My name is Tahani. It was given to me by the refugees in Camp Goz Amer after much laughter at trying to pronounce Trudy. It means “congratulations.” They told me it’s a nice name. I like it.
Here in Chad, the iACT team, Joslyn, and I live a simple life. In the morning, the five of us head to the refugee camp in a white UNHCR (the UN refugee agency) jeep driven by Mustafa, a tall Chadian man who can identify which country all the songs on the radio come from. He has a wide, handsome smile. It’s fun to speak French with the Chadians who’ve learned both French and Arabic in school. There are hundreds of tribal languages across the country. The Darfuri refugees, too, speak many different languages; Arabic is the common one. At Little Ripples, all the children are learning Arabic so they can speak with each other. Hearing the children also count from 1-10 in English and chant their ABC’s here in the Sahel, where many are illiterate, is amazing!
Joslyn and I are now humanitarian mindfulness teachers. Seeing what iACT has accomplished here under unimaginable circumstances is awe-inspiring. It is a privilege to be part of helping the refugees create a cutting-edge pre-school education for their children in a place where everyone lives in grass huts—without electricity, running water, or enough food.
By late afternoon, I’m back in our room at one of the UN compounds in the tiny, neighboring village. With a small hand shower, I rinse off the heat and dust of the day—no need for hot water here. I eat a snack and before dusk I’ve zipped myself into the mosquito net over my bed, where I’ll spend the next 12 hours—only leaving to eat our freeze-dried supper or use the bathroom across the dirt courtyard. It’s a big enough bed for me to spread out and be comfortable meditating, reading, writing, planning our teaching, and chatting together. The compound has the luxury of electricity, air-conditioning, and running water—even intermittent wifi. We take nothing for granted; we never know what will be working.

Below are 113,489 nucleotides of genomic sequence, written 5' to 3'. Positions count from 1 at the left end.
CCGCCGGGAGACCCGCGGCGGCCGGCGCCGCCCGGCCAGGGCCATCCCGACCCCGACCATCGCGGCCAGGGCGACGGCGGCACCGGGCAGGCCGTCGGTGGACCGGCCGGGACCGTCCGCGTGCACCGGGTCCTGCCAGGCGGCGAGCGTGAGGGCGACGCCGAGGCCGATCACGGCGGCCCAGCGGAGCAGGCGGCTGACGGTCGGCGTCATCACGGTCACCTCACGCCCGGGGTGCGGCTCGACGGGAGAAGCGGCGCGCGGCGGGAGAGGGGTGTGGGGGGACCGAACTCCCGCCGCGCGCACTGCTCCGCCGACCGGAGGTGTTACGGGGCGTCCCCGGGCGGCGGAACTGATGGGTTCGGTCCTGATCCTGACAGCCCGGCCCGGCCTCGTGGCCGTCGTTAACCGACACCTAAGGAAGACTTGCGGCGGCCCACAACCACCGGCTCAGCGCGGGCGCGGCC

Being grateful for whatever works is a clear, good way to live. Images of my home, beloved family, InsightLA community flit through my mind, as though from another lifetime, long ago. Even Jack, my husband, whose texts I eagerly await, is a memory, a dream of the past and future. This present moment is vivid and powerful.
The present moment is Africa. The present moment is a golden full moon rising over mango trees. The present moment is our blue-shirted UN guards relaxing on straw mats spread on the ground in the warm night air. It’s the scent of charcoal, the faint hum of the generator, and barbed wire coils on the cement walls. This present moment is being Tahani, living a simple life here in the village of KouKou Angarana in southeastern Chad.
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